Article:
As you approach the start line of the marathon on Lincoln Parkway, you are standing between two very interesting and historic structures. To your left is the Delaware Park Casino & Rose Garden, which perhaps was the most popular area in Buffalo during the 1850’s, attracting thousands of people on summer weekends? On your right is the world famous Albright-Knox Art Gallery, which houses one of the finest collections of modern art in the world and where the runners will wait for the start of the Marathon.

The first two miles of the race are run on the Lincoln, Chapin and Lafayette Parkways. The route enters Richmond Avenue, a stretch that in Victorian times was famous for its magnificent homes and horse-drawn sled races in winter. At the south end of Richmond lies Symphony Circle. Facing onto the circle and visible from far down the street is the towering First Presbyterian Church, which was designed to reflect the romantic medievalism of H.H. Richardson’s State Hospital. Directly west of the church is Kleinhans Music Hall, is the work of Finnish architects Eliel and Eero Saarinen. The hall is also renowned for its excellent acoustics.

The race then heads for the Peace Bridge that crosses into Canada. Once over the bridge, the course turns right under the bridge and heads south along the river. In 1814 at Old Fort Erie, the courses southernmost point that, after two years of bitter fighting, Americans stood on Canadian soil as the enemy for the last time.

The course loops around Fort Erie and doubles back into the town, passing along River Road, continuing on the scenic Niagara Parkway for the next 18 miles. Running close to the riverbank and just above water level, it is elegantly landscaped and meticulously kept by the Niagara Parks Commission. More than 260 years ago, British and American troops fought up and down this area, but today it is an image of tranquility, serenity and beauty.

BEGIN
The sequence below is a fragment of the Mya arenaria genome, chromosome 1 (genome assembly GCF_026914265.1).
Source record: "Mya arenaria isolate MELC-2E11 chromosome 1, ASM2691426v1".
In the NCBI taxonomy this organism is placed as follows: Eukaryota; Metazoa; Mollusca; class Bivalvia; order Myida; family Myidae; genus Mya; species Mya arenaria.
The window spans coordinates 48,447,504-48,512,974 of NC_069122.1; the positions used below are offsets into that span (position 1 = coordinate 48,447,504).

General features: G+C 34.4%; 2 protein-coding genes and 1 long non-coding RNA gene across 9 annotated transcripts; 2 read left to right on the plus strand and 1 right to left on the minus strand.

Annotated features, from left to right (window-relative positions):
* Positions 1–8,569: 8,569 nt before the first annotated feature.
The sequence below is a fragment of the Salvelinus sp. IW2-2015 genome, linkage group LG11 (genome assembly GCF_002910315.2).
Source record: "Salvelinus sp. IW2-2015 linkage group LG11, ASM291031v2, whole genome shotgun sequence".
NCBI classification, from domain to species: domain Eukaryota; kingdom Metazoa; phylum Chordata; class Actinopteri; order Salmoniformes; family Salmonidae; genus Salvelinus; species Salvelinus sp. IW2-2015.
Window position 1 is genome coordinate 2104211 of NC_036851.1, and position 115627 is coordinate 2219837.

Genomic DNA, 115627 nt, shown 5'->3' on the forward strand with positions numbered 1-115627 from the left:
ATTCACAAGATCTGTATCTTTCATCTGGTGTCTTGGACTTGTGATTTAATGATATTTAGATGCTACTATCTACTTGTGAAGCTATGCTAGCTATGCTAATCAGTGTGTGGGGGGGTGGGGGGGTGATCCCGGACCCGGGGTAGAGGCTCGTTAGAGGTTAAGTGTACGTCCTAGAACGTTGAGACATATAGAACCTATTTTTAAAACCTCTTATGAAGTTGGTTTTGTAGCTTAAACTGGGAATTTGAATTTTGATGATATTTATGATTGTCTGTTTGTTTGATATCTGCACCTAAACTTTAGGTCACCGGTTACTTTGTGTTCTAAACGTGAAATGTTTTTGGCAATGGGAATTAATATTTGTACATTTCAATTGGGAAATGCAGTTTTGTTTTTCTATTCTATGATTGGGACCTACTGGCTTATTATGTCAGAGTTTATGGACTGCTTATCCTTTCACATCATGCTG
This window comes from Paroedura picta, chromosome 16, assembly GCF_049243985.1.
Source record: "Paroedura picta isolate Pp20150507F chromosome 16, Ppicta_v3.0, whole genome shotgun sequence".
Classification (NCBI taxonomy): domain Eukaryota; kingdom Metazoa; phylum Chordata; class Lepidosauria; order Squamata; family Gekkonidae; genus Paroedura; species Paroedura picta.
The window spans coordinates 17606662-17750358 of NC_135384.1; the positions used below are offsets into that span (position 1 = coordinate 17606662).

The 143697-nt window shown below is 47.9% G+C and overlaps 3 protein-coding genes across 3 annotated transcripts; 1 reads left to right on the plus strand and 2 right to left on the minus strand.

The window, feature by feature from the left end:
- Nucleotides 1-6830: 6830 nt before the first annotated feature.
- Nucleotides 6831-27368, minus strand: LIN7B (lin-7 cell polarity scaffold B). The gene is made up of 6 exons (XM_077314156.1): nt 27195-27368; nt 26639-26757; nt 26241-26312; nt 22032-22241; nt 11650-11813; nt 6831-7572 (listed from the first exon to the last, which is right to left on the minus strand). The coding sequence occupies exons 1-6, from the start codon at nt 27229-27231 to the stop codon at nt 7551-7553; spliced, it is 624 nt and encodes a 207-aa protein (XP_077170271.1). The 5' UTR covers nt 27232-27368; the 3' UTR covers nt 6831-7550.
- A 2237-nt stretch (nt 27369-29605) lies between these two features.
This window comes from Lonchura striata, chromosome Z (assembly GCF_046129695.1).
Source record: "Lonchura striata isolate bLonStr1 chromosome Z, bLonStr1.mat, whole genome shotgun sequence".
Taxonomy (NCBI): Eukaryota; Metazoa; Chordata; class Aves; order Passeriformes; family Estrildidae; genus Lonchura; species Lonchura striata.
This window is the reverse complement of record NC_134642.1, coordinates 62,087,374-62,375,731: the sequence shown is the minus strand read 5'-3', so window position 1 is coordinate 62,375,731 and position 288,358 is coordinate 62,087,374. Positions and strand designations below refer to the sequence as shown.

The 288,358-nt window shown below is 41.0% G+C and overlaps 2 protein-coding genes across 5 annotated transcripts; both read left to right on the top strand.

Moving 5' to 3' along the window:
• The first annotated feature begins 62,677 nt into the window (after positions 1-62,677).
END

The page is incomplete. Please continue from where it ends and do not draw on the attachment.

Once mostly farmland, the roughly thirteen miles between Fort Erie and the Village of Chippawa is now dotted with relatively inconspicuous motels and opulent residential development. On the river side of the course the most notable landmarks are the Marina, boat launches, parks and picnicking areas. By the time you reach the north end of Navy Island near Chippawa, the river is well over a mile wide.

Coming into Chippawa, the course bears left around an inlet and leads into the picturesque village. As you approach that turn you see the billowing spray of the Falls for the first time, as well as the first intake gates of the hydropower system that furnishes electricity to both countries. Once past Chippawa, as it begins to rise detectably for the first time since the bridge, the course moves back into the majesty of the Parkway. The Niagara Parks Commission’s elegant flowerbeds make their first appearance. The Dufferin Islands, usually filled with children and paddleboats in the summer, come up on the left. Not far beyond them, a historic landmarks such as the International Hydro Control building looms on the left. The finish line is practically in sight. The last half-mile, gratifyingly downhill and flat, takes you to the stunning beauty of the powerful brink of the Falls. Upon completion, you have arrived at the Finish Line, and can share your time at the iconic Wonders of the World, Niagara Falls next to the Niagara Parks Commission’s Table Rock Complex.

mar-history-2COURSE RECORDS: Men’s Open Full Marathon: Anthony Sandoval 2:10:19 (1980) U.S. Men’s Olympic Trials Women’s Open Full Marathon: Nicole Stevenson 2:37:09 (2004) Men’s Masters Full Marathon: Ralph Zimmerman 2:23:16 (1981) Women’s Master Full Marathon: Danuta Bartoszek 2:46:42 (2001) Men’s Open Half Marathon: Reid Coolsaet 1:03:11 (2013) Women’s Open Half Marathon: Dayna Pidhoresky 1:11:45 (2011) Men’s Masters Half Marathon: Steve Boyd 1:05:42 (2004) Women’s Masters Half Marathon: Paula Wiltse 1:18:00 (2010) Men’s Open 5K: Steve Boyd 15:03.6 (2000) Women’s Open 5K: Anna Eatherley 18:33.9 (1998) Men’s Open 10K: Stephane Hetherington 32:59.3 (2007) Women’s Open 10K: Judika Lose 40:03.8 (2009)